I've been a bit quiet the last week, not because I've had nothing to say, but because we hit our monthly cap on the ADSL line, rendering us "internet-less" for about four days.
In the meantime, plenty has been happening. The Bishops of the Connexion met about 10 days ago in East London to discuss stationing for 2010, but to my extreme dismay nothing has been decided concerning the Phase Ones - in particular those of us who are trying to make a case for remaining in Circuit next year.
At this stage there are "whisperings" that I may end up going to SMMS (the Methodist seminary in Pietermaritzburg) next year after all, but once again no-one is prepared to commit to a final decision until Conference meets in September.
While I need to respect the processes and procedures of our church, once again it seems that bureaucracy takes precedence over people. To those who do not have children of school-going age, finding a school may seem to be a trivial matter, but to those of us with kids - especially since many (if not most) of the schools have already closed their applications for 2010 - it is a major concern indeed.
Spare too a thought for a fellow Phase One whose husband and children are currently in Johannesburg, having to make a decision to relocate. How is he supposed to even START looking for employment when he doesn't even know which city or town his wife is going to be posted to next year?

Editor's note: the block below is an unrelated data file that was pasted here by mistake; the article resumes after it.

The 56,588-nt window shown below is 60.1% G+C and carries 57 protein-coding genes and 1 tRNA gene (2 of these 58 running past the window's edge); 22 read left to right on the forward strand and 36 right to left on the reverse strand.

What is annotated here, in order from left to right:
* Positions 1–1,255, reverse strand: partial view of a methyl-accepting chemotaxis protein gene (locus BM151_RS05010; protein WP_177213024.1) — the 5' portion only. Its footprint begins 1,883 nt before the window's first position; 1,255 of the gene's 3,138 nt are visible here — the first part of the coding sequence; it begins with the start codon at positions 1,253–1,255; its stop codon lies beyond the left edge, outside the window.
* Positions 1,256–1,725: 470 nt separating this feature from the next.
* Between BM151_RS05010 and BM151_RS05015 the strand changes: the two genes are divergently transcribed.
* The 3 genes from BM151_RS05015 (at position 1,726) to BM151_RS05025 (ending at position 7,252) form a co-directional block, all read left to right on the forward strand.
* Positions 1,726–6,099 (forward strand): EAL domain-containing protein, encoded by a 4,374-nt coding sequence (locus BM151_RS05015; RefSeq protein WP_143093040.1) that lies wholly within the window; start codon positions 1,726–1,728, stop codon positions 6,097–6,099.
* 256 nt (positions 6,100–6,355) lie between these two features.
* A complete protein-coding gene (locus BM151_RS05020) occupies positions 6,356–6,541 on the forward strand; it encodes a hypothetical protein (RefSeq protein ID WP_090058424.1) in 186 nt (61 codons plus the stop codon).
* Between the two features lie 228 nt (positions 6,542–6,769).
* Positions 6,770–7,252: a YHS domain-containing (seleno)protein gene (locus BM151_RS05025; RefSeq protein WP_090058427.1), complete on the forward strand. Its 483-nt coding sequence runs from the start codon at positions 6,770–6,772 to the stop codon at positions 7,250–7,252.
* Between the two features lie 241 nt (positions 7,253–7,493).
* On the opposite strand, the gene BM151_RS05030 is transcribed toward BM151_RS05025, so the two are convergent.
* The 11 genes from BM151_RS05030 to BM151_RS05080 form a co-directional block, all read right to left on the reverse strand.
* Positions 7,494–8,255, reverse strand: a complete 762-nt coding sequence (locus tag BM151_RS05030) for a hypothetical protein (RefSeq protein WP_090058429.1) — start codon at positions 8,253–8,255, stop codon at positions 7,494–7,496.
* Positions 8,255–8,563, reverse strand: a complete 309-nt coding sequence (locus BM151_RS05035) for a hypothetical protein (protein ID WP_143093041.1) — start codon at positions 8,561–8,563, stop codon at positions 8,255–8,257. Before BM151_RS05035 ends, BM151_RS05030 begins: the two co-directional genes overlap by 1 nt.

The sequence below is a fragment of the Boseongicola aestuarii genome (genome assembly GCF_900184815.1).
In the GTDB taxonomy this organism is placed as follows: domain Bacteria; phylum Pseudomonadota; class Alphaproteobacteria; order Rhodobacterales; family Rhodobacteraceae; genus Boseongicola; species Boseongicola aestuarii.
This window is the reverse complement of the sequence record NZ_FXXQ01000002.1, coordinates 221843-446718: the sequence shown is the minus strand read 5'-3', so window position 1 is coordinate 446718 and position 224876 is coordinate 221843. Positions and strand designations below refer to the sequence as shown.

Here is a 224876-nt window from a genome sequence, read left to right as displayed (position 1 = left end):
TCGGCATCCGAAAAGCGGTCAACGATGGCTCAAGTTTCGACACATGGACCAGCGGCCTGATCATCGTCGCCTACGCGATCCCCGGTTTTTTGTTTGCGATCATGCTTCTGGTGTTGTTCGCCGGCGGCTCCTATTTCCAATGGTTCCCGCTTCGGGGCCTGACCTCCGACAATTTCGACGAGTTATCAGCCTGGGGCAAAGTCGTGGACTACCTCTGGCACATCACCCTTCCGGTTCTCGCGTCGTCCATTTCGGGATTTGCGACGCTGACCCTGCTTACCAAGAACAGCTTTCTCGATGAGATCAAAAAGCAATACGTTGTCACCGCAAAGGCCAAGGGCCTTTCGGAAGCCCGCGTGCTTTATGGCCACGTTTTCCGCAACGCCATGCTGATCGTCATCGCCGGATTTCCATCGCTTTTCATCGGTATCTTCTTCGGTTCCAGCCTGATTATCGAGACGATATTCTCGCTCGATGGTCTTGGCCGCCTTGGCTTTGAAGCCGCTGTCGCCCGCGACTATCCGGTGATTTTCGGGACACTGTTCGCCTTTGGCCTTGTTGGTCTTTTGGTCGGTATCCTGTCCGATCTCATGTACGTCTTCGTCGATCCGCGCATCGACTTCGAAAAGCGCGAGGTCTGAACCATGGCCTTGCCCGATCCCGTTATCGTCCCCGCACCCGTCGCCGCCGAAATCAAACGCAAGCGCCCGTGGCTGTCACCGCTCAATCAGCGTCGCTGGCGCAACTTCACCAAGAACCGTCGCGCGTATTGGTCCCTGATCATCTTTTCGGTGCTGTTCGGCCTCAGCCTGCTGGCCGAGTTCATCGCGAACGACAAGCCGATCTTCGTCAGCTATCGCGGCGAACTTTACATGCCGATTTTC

As I have stated to various people (including the "powers that be") on numerous occasions, the issue is not about where the Church plans to send us, personal preferences notwithstanding. We did, after all, promise before Synod that we will go to whichever Circuit we are sent. The issue is rather to do with the process, the lack of consultation (at least with us), and the seemingly dogged determination on the part of the Church to follow "the process" with little apparent regard for the people involved.
The fact that large numbers of ministers - including those who are ordained - continue to be stationed in situations where it is difficult for their families to join them, must surely also be of concern. I'm aware that this issue was raised at Conference last year, but it doesn't seem to have translated into any tangible action on the ground.
So what keeps us going under such circumstances? A good friend told me that to go into full-time ministry, one must either be insane, or called by God. Since I don't believe that I've gone insane yet - although I've come close at times - I have to believe that God has indeed called me to serve Him in a full-time ministry capacity.
I also still believe that the rightful place for me to serve God is within the MCSA, and I would never do anything to purposefully hurt or malign the institution. Indeed, at local church level I have received nothing but support and encouragement for my fledgeling ministry, for which I am extremely appreciative and grateful. The local Circuit in fact shares my frustration at the fact that decisions appear not to be forthcoming from the higher echelons, since give that the Phase One programme comes to an end at the end of 2009, they too need to make some decisions concerning the work of ministry next year.
On a personal level, I'm still mulling over how to take this matter further, since it is an issue that is for bigger than me (or even my home Circuit, for that matter) - it is an issue that has had a major impact on the family life of too many ministers, and one that has gone on for way too long.
In the meantime I need to continue to trust that God will make the best of whatever the final outcome may be.
"Though darkness deepens, Lord with me abide..." (from "Abide with Me" - see previous posts)
Looking to the Lion - [image: Image result for Palm tree, Lion] I am not 100% certain of the actual symbolism of the vision in Ezekiel 41, but I was drawn to the image of the ma...
21 hours ago